Common logic seems to suggest some eponymous names were inspired by their products, not vice versa. One that comes immediately to mind is Crapper. Surely Thomas Crapper’s name must have been derived from second-hand allusion? Perhaps he was a lavatory cleaner or attendant? Not a bit of it. The unfortunate fellow is forever down among the ordure as a result of his own ‘full-flush’ inventive mind! The same would seem to hold true for another Englishman, Henry Shrapnel. So well-known are the shards of shells called shrapnel, that his family surely acquired its name from them. Not at all. Shrapnel, an active-service army officer, was the inventor. His original design, a spherical cannon shell, exploded in mid-air, showering the enemy with lethal metal. It was the birth of a concept which ultimately led to the infamous cluster-bomb. The system became used early-on to counter the deployment of aircraft in wartime. Allied pilots of WW1 call it ‘Archie’. German shell-smoke was black, allied white. We used to hear A.A. shrapnel showering down on our roof during the Nazi blitz raids of the 1940s, and as small boys would collect the fascinatingly-shaped shiny stuff from the streets next morning. Shrapnel himself was one of the luckier inventors. He received a princely annual award of over $125,000 (today’s equivalent) for life from a grateful British Government.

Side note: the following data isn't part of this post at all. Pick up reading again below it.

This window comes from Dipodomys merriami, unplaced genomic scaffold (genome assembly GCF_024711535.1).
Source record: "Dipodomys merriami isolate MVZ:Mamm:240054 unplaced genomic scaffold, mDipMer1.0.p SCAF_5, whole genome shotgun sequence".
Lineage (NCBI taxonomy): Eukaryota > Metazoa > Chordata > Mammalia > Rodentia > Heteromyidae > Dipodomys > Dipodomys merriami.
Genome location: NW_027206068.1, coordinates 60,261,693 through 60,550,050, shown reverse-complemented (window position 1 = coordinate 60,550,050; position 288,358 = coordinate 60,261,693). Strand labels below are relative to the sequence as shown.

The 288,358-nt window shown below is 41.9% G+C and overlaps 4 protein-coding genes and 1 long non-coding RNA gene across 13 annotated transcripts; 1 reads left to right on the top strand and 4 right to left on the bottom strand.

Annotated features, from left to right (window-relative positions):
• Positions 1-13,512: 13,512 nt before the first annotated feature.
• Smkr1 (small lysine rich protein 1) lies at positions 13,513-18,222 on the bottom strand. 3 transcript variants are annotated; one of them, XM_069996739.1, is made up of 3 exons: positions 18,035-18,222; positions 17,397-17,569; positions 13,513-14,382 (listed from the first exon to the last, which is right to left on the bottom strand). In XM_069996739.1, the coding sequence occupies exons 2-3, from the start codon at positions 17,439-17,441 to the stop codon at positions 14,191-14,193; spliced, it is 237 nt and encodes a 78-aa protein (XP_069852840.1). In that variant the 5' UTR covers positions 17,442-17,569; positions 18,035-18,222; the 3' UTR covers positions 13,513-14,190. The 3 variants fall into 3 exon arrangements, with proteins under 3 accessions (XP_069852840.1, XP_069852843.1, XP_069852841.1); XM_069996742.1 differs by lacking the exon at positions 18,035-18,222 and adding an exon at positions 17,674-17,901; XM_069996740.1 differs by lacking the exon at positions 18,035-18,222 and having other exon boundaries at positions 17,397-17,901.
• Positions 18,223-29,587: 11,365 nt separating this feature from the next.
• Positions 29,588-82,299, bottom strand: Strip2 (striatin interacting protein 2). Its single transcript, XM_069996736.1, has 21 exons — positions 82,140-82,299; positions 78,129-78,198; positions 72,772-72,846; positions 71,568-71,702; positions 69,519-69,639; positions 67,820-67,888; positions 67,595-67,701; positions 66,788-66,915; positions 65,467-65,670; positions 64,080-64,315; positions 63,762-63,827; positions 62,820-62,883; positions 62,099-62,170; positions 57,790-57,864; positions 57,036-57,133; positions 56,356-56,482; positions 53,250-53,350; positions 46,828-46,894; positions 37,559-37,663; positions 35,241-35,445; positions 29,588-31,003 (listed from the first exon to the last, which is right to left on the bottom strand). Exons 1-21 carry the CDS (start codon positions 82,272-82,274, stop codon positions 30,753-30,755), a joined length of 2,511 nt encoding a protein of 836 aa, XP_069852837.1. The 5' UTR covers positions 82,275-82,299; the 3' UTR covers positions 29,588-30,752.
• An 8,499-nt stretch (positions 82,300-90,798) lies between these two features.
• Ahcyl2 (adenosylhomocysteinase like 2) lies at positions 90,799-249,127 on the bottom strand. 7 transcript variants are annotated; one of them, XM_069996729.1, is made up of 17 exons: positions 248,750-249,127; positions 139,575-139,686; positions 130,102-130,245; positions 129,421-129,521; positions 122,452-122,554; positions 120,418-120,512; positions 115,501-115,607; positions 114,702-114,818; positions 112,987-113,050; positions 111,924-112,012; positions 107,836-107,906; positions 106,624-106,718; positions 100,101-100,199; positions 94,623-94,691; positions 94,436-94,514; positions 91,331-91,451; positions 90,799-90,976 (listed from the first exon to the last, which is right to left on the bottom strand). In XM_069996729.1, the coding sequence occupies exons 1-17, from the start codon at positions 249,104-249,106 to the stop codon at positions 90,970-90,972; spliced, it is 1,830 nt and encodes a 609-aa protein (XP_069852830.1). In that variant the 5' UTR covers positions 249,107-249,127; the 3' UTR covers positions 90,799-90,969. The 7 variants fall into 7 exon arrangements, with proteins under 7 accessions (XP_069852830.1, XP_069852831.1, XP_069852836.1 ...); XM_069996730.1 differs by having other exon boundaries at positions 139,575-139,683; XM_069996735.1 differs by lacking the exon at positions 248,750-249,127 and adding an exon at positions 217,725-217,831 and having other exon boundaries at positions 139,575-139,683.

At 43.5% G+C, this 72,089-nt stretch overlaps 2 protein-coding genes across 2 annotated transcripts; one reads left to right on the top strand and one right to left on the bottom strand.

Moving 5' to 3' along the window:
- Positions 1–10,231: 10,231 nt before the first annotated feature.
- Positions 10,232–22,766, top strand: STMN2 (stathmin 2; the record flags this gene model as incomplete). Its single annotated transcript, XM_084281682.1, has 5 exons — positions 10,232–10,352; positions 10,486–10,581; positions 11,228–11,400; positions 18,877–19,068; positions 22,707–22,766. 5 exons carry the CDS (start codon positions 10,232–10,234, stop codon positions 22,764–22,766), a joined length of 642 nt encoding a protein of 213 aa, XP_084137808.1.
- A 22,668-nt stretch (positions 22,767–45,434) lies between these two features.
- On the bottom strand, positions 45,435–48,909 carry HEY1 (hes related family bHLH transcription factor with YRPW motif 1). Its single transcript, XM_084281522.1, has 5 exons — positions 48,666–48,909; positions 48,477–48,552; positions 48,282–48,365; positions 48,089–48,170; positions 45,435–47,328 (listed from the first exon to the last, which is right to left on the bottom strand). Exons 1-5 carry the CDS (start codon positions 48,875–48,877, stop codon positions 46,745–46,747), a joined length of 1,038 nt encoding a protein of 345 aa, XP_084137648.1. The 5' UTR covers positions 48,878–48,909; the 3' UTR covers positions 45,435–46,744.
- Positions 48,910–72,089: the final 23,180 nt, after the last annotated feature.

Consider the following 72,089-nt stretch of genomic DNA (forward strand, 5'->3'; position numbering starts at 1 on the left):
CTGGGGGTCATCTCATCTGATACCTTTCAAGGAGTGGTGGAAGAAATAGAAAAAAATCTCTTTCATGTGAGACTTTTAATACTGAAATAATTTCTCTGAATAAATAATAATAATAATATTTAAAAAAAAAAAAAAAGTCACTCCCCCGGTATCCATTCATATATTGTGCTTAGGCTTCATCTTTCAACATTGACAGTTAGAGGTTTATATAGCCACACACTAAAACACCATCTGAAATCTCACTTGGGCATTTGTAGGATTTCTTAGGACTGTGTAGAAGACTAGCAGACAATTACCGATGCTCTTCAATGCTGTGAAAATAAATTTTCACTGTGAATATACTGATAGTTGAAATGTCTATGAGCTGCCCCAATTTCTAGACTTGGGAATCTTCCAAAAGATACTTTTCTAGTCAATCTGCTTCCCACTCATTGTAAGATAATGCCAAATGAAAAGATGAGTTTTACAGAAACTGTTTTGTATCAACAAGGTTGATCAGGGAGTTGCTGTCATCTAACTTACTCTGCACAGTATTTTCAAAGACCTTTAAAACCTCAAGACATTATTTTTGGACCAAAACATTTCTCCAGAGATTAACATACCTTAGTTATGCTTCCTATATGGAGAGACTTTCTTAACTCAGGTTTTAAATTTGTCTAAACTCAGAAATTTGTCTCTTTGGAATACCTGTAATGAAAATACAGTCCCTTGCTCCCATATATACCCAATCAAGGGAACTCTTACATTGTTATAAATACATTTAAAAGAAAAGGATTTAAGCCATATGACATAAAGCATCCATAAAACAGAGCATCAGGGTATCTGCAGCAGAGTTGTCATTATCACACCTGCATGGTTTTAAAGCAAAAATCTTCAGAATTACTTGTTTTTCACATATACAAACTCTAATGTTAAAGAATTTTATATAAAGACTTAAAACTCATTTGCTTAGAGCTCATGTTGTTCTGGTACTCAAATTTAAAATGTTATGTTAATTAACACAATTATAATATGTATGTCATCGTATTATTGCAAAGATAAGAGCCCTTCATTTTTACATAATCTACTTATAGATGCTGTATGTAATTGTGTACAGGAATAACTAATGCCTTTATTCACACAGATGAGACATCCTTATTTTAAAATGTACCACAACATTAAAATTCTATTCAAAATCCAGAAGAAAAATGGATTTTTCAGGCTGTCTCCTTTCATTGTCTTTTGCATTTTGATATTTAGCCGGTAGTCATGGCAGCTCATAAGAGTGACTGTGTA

Galvanised (as iron)
Italy enters the list with the scientist Galvani. A famous experiment with frogs’ legs led him to make the first connection between electricity and the movement of animate life. Thanks to a genial technical dispute with the better-known Volta about the essence and origin of organic electricty, he received from Volta the compliment of a direct current of electricity produced by chemical action being called ‘galvanism’. The dispute also led to Volta producing the first battery, and of course Volta also reaped his share of eponymous fame. ‘Galvanism’ became an outmoded term, but was modified to the words ‘galvanisation’ and ‘galvanised’. These have become a permanent part of our vocabulary for metal plated by electrical process. They have also bequeathed us the figurative phrase ‘galvanised into action’!